former workers at Stark Ceram- lost his pension, and insurance price negotiations with Ohio
ics have finally found a law firm, coverage, and ended up with a Health Care.
and filed suit against the owners heart attack. Since then, he has
and top management of the The Ohio Department of In-
lost his home, and all his sav- surance fined the corporate gi-
bankrupt firm. ings. ant a quarter of a million dollars.
This company organized by This is what the ARA is
the Steelworkers, went bankrupt What to say when someone
fighting for. It could happen to says health reform is bad for
several years ago, and offered any one of us. The ARA is in op-
workers COBRA to keep health seniors:
position to Medicare Advantage
insurance. The workers paid the plans. 1. Tell them that it will begin
COBRA costs but the company closing the “Doughnut Hole” in
never purchased the insurance. The Medicare Advantage Medicare Part D.
program is designed to draw se-
Workers found out they had niors away from Medicare, and 2. Tell them that health re-
no coverage when they were in into private plans, and by receiv- form is a change to allow Medi-
the hospital facing major health ing higher payments from Medi- care to negotiate for volume dis-
incidents like cancer, and a heart care for its services. counts.
attack. The lawsuit is a solidari- 3. Tell them that it will end
ty action of unionized and super- The Ohio ARA is against the
move by pension systems to wasteful taxpayer dollars to the
visory workers to gain back cov- private insurance companies
erage, and the ability to be cov- force all Medicare eligible retir-
ees into advantage plans while who run Medicare advantage
ered. plans.
wasting taxpayer dollars, and
Since the company did not weakening Medicare. 4. Tell them that it provides
buy the insurance for more than help for lower income seniors so
This short-term monetary
savings is the invention of those
MAY LUNCHEON who want entitlement reform, Just a Thought
City Chicken and the privatization of Medi- Change is the way of life,
Scallop Potatoes care. And those who look only
Carrots To the past or present,
To add insult to injury, Hu-
Salad Are certain to miss the future.
mana, has taken a large chunk of
Sherbet -JFK
the retirees from Medicare and

6 April 2010
they can better afford their Part
D premiums.
5. Tell them that it will allow Retirees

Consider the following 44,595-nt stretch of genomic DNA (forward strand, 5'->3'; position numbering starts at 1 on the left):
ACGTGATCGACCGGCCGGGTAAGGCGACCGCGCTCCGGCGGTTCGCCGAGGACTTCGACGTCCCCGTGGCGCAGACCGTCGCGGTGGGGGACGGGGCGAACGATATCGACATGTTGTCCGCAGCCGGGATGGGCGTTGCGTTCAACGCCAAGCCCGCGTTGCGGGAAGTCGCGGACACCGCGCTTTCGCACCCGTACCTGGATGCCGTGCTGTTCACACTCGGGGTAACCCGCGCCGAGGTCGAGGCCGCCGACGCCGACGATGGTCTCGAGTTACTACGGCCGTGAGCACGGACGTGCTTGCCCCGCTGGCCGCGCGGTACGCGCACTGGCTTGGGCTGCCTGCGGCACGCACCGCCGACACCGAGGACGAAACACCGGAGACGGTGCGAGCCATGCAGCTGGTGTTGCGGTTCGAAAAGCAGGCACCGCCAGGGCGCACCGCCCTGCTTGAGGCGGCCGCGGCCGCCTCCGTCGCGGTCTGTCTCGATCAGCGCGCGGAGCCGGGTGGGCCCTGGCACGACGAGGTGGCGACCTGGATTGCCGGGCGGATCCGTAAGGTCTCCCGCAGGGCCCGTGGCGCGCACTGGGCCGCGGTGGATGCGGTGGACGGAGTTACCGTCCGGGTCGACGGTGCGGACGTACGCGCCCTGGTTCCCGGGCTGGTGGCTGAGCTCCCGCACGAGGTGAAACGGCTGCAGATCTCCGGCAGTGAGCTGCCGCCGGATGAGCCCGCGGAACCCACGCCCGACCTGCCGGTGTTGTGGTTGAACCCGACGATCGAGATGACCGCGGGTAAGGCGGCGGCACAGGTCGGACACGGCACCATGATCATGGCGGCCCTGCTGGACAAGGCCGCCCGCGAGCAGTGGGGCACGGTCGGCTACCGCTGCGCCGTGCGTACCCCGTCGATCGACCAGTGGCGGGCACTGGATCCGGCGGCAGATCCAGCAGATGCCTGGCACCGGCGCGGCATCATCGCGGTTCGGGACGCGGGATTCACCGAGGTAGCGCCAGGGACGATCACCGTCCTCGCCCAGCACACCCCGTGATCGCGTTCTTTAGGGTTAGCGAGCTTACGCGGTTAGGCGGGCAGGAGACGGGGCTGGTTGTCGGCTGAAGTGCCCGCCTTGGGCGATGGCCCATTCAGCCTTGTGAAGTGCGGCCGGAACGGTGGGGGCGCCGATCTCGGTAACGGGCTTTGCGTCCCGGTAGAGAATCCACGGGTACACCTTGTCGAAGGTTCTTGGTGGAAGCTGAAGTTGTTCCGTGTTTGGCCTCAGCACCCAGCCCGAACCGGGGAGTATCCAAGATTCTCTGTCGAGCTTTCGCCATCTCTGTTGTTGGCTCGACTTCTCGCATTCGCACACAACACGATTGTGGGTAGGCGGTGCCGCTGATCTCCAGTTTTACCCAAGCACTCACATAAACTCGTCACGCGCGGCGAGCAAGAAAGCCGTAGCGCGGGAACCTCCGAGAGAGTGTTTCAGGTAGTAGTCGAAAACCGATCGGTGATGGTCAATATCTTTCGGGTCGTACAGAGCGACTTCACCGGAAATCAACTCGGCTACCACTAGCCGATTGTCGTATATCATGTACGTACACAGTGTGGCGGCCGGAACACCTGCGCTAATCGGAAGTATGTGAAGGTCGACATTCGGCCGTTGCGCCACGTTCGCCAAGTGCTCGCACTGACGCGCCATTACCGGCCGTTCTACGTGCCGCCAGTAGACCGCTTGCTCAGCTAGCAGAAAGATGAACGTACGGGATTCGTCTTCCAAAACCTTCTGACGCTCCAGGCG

you to change your Part D plan Golden Lodge congratulates
anytime during the year, so you the following members who
won’t have to wait until open en- have recently retired and will
rollment if your medical needs FRANCIS J. “FRANK” STEWARD, 82,
Dept. 67, 216 Harrison Ave. SW, Canton, passed now enjoy their union-negotiat-
change. away March 2, 2010. Brother Steward joined ed retiree pension and health-
The truth is, Medicare Ad- the Union in 1948 and retired in 1986. care benefits.
JAMES P. O’CONNOR, 74, Dept. 129, 167
vantage plans are overpaid at Valleyview NW Canton, passed away March 7, Paul L. Barnes, Jr.
least 15 percent more than they 2010. Brother O’Connor joined the Union in
should be. 1964 and retired in 1982. David L. Haas
The recent snow storms
ROLAND REHA 70, Dept. 350 passed Away William C. Howenstine
March 7, 2010. Brother Rhea joined the Union
caused another cancellation for in 1974 and retired in 1999. Lawrence I. McFarland
our program, but President Max- JAMES C. BRACKEN, 88, Dept. 36, 3181
ine Holmes made some calls and Folsam Rd. NW Carrollton, passed away March
7, 2010. Brother Bracken joined the Union in
we had some fine entertainment 1941 and retired in 1971.
before our regular meeting was CHARLES R. DeROY, 68, Dept. 67, 1982
held. Masters Point Cr. SE, Massillon, passed away February 3 Meeting
March 12, 2010. Brother DeRoy joined the
A group known as “Jim Gul- Union in 1964 and retired in 2001. Nick Kotema
lian and Friends,” had feet tap- RICHARD TALBERT, 78, Dept. 72 2061 *Jeff Spurrier
ping, and hands clapping, and Neimans Ave. SE, East Canton, passed away *Michael Kemp
March 15, 2010. Brother Talbert joined the *Scott Jacob
even dancing to some down
Union in 1959 and retired in 1994.
home country, bluegrass, and **Brett Govins
CARL WILLIAMS, 81, Dept. 129, 4656 5th